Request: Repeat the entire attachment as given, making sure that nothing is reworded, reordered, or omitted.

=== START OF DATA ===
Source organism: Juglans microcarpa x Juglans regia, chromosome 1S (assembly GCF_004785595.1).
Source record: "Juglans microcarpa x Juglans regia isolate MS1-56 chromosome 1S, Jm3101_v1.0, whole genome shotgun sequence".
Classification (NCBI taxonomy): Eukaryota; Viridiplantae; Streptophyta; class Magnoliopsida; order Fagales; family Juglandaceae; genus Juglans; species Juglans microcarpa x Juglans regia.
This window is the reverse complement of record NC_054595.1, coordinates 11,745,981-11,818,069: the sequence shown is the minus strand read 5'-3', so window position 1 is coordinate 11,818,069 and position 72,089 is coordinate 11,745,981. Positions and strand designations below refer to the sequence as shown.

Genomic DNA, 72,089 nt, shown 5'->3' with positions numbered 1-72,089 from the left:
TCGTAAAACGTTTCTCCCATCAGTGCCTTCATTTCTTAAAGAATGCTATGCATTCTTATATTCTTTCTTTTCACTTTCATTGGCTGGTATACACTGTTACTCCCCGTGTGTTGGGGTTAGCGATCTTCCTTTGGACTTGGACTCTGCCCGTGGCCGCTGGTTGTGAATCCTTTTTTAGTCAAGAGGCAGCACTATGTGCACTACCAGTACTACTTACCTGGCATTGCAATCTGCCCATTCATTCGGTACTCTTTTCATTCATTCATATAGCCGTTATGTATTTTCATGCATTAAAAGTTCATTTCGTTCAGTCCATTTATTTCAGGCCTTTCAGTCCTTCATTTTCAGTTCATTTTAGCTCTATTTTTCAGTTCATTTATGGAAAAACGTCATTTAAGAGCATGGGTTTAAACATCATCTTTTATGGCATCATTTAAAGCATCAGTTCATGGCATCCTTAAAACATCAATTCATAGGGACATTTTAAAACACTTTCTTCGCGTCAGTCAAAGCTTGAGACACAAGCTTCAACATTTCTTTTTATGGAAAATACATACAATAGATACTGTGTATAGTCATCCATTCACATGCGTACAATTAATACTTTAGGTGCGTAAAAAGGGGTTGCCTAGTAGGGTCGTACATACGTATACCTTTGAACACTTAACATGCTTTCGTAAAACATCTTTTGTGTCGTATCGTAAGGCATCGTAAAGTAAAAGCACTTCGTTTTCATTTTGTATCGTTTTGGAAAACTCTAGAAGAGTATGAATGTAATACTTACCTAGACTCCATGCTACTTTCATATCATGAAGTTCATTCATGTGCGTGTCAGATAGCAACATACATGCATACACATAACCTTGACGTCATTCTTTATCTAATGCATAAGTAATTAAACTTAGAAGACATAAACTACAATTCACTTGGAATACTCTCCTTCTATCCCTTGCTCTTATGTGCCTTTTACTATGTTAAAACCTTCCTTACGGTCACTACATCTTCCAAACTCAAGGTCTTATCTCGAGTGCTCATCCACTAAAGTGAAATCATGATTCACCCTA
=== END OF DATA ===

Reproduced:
Source organism: Juglans microcarpa x Juglans regia, chromosome 1S (assembly GCF_004785595.1).
Source record: "Juglans microcarpa x Juglans regia isolate MS1-56 chromosome 1S, Jm3101_v1.0, whole genome shotgun sequence".
Classification (NCBI taxonomy): Eukaryota; Viridiplantae; Streptophyta; class Magnoliopsida; order Fagales; family Juglandaceae; genus Juglans; species Juglans microcarpa x Juglans regia.
This window is the reverse complement of record NC_054595.1, coordinates 11,745,981-11,818,069: the sequence shown is the minus strand read 5'-3', so window position 1 is coordinate 11,818,069 and position 72,089 is coordinate 11,745,981. Positions and strand designations below refer to the sequence as shown.

Genomic DNA, 72,089 nt, shown 5'->3' with positions numbered 1-72,089 from the left:
TCGTAAAACGTTTCTCCCATCAGTGCCTTCATTTCTTAAAGAATGCTATGCATTCTTATATTCTTTCTTTTCACTTTCATTGGCTGGTATACACTGTTACTCCCCGTGTGTTGGGGTTAGCGATCTTCCTTTGGACTTGGACTCTGCCCGTGGCCGCTGGTTGTGAATCCTTTTTTAGTCAAGAGGCAGCACTATGTGCACTACCAGTACTACTTACCTGGCATTGCAATCTGCCCATTCATTCGGTACTCTTTTCATTCATTCATATAGCCGTTATGTATTTTCATGCATTAAAAGTTCATTTCGTTCAGTCCATTTATTTCAGGCCTTTCAGTCCTTCATTTTCAGTTCATTTTAGCTCTATTTTTCAGTTCATTTATGGAAAAACGTCATTTAAGAGCATGGGTTTAAACATCATCTTTTATGGCATCATTTAAAGCATCAGTTCATGGCATCCTTAAAACATCAATTCATAGGGACATTTTAAAACACTTTCTTCGCGTCAGTCAAAGCTTGAGACACAAGCTTCAACATTTCTTTTTATGGAAAATACATACAATAGATACTGTGTATAGTCATCCATTCACATGCGTACAATTAATACTTTAGGTGCGTAAAAAGGGGTTGCCTAGTAGGGTCGTACATACGTATACCTTTGAACACTTAACATGCTTTCGTAAAACATCTTTTGTGTCGTATCGTAAGGCATCGTAAAGTAAAAGCACTTCGTTTTCATTTTGTATCGTTTTGGAAAACTCTAGAAGAGTATGAATGTAATACTTACCTAGACTCCATGCTACTTTCATATCATGAAGTTCATTCATGTGCGTGTCAGATAGCAACATACATGCATACACATAACCTTGACGTCATTCTTTATCTAATGCATAAGTAATTAAACTTAGAAGACATAAACTACAATTCACTTGGAATACTCTCCTTCTATCCCTTGCTCTTATGTGCCTTTTACTATGTTAAAACCTTCCTTACGGTCACTACATCTTCCAAACTCAAGGTCTTATCTCGAGTGCTCATCCACTAAAGTGAAATCATGATTCACCCTA